At four o'clock yesterday morning, the Coroner held an inquest on the body; and on examination, it was found that seven balls had taken effect.  The Jury returned a verdict in accordance with the above facts.



FOUND DROWNED. - The body of a man was washed ashore near New York of the Pacific, in the Suisun Bay, and found on the 7th inst., by Capt. Thomas Lewis, of the schooner Mary Jane.  The deceased was about 5 feet 9 inches in height, was bald on the top of his head, with dark brown hair and whiskers of the same color; he was dressed in blue dungaree pantaloons, heavy blue cloth vest, and blue flannel shirt.  The body had apparently been in the water nine or ten days.  In the pockets of the deceased was found $105 in money, a small gold ting, and the following paper: "Washington street, Nov. 120, 1850. - Mr. Rd. Roberts at Mr. Courtier's, to R. Nelson, M.D., medical attendance, $18.  Received payment, R. Nelson."

   An inquest was held by Henry F. Toye, Justice of the Peace (there being no coroner), and no marks of violence being found, a verdict was rendered that the deceased came to his death by accidental drowning.  The body has been interred at New York of the Pacific, and should the above facts lead to the identification of the deceased, friends and others interested can apply for information to H. F. Toye, Esq., New York of the Pacific.

LIST OF DEATHS. - (Reported for the Alta California, by N. Gray, City Sexton, Sacramento street, near Dupont.)

Dec. 14. - John Mundas, Chile, 35, visitation of God.


Sacramento Transcript, 21 December 1850

The Horrible Murder at San Jose.

No. 2 of the California State Journal is before us.; We gave in our last the news that a most revolting murder had been committed; the following contains additional intelligence extracted from the Journal:

   Horrible Murder and Arson. - On Sunday evening last, our citizens were alarmed by the information that Messrs. Bester & Smith's house, about two or three miles from this city, on Los Gatos Creek, was burnt, and some two or three persons had perished in the flames.  Early the next morning a number of our citizens, ourselves among the number, started for the scene of disaster.  On arriving there, we found the building entirely consumed, and in one corner, and near where the door of the building was, lay the blackened and charred remains of three persons, who had been in full health less than twenty-four hours previously. The Coroner was sent for, but had not arrived at the time we left.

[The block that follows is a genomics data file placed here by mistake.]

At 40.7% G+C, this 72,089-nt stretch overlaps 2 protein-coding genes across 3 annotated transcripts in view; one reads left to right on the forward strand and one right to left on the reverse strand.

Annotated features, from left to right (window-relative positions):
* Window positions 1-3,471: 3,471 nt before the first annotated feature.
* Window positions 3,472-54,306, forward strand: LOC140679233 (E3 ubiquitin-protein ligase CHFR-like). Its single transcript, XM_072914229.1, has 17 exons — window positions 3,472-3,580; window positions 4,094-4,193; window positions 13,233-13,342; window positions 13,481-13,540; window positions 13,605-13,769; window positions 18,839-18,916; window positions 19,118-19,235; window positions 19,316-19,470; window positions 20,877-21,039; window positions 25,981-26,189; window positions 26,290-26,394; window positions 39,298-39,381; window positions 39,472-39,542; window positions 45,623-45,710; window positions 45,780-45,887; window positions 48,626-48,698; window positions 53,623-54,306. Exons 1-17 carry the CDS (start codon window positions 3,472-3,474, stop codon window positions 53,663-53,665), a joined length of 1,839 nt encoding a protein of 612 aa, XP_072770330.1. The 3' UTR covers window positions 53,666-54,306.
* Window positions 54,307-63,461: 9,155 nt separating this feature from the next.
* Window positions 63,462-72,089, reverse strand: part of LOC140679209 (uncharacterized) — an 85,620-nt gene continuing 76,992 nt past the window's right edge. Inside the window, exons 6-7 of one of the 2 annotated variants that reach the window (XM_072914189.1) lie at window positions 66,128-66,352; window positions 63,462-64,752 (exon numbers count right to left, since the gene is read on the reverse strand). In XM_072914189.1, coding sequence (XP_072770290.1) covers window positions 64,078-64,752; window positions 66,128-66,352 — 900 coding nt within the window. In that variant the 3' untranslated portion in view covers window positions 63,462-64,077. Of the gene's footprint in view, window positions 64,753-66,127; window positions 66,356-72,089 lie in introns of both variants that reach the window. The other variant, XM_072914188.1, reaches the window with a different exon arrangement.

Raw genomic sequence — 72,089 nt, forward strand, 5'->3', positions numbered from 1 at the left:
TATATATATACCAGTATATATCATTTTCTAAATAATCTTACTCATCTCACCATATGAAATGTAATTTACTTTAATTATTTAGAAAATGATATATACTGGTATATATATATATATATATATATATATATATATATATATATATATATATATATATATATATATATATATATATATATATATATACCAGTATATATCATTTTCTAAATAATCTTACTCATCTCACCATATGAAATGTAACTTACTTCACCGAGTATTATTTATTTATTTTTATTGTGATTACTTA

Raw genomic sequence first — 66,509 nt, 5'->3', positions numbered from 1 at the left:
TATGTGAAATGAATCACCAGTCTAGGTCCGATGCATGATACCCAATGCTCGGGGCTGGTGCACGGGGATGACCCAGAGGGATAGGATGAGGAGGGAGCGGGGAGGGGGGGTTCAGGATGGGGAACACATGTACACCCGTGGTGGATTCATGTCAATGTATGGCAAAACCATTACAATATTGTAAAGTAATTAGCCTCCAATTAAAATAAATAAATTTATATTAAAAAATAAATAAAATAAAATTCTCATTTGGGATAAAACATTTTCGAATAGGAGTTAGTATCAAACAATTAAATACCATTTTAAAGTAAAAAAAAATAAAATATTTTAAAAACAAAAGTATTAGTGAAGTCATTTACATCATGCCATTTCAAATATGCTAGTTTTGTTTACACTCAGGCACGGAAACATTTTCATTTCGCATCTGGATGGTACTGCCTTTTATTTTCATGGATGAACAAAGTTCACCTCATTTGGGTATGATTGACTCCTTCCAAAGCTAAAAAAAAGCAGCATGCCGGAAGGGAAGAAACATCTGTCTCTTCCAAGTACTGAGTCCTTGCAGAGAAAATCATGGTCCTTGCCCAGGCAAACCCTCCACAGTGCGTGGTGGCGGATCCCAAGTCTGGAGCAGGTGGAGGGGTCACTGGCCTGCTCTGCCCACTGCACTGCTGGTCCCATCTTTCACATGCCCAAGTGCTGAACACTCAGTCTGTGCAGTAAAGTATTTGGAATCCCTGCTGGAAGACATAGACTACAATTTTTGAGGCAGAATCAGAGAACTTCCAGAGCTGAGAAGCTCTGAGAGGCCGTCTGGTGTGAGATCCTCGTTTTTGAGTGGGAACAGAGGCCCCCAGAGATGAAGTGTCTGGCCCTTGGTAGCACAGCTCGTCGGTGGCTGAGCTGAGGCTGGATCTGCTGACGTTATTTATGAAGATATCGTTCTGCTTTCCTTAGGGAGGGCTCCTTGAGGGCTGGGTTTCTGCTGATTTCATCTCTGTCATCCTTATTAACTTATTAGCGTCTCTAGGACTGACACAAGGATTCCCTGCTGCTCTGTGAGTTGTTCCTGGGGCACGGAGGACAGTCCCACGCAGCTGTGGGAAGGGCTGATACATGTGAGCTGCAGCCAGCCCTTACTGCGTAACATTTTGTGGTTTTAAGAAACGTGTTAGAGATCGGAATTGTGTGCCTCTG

In the meantime we made an examination of the premises, and the position of the bodies, and we were satisfied that murder and not accident, as was generally supposed by those present, had done the work of death.  In one corner of the room lay a body, supposed to be that of Mr. Digby B. Smith, with the legs and arms nearly burnt off, the entire abdomen destroyed, and the top part of the skull appeared to have been crushed, and was lost.  In a parallel line with this body lay another, supposed to be Mr. Wood, the cook, with the legs and arms similarly burnt, and the entire skull wanting.  Between these two bodies lay the blade of a sheath dirk about six inches in length.  Nearer to the door, just below the body last referred to, lay another, since recognized to be Mr. E. G. Barber's.  The skull was also broken as by the blow of an axe.  At the feet of this body lay an open jack-knife, the blade of which had the appearance of being corroded with blood.

   The following are the facts, as nearly as we have been able to gather the particulars.  About 7 o'clock on Sunday evening, the family of Mr. Hamilton, who resides near Mr. Bester's house, heard the explosion of gunpowder, and in a few moments afterwards their attention was attracted by the light of a burning house.  They immediately hurried to the scene, but the outside of the building was entirely consumed, and the victims, beyond the breach of help.

   A Coroner's inquest has been held upon the bodies, and an examination of them proved conclusively that murder had been committed.  No clue to the murderers has been discovered.

   The design was evidently the murder of Mr. Bester; but he had left the house late in the afternoon of the murder.  We had the pleasure of a visit from him yesterday.  He has taken measures to have the bodies decently interred, ...

Published by Centre for Comparative Law, History and Governance at Macquarie Law School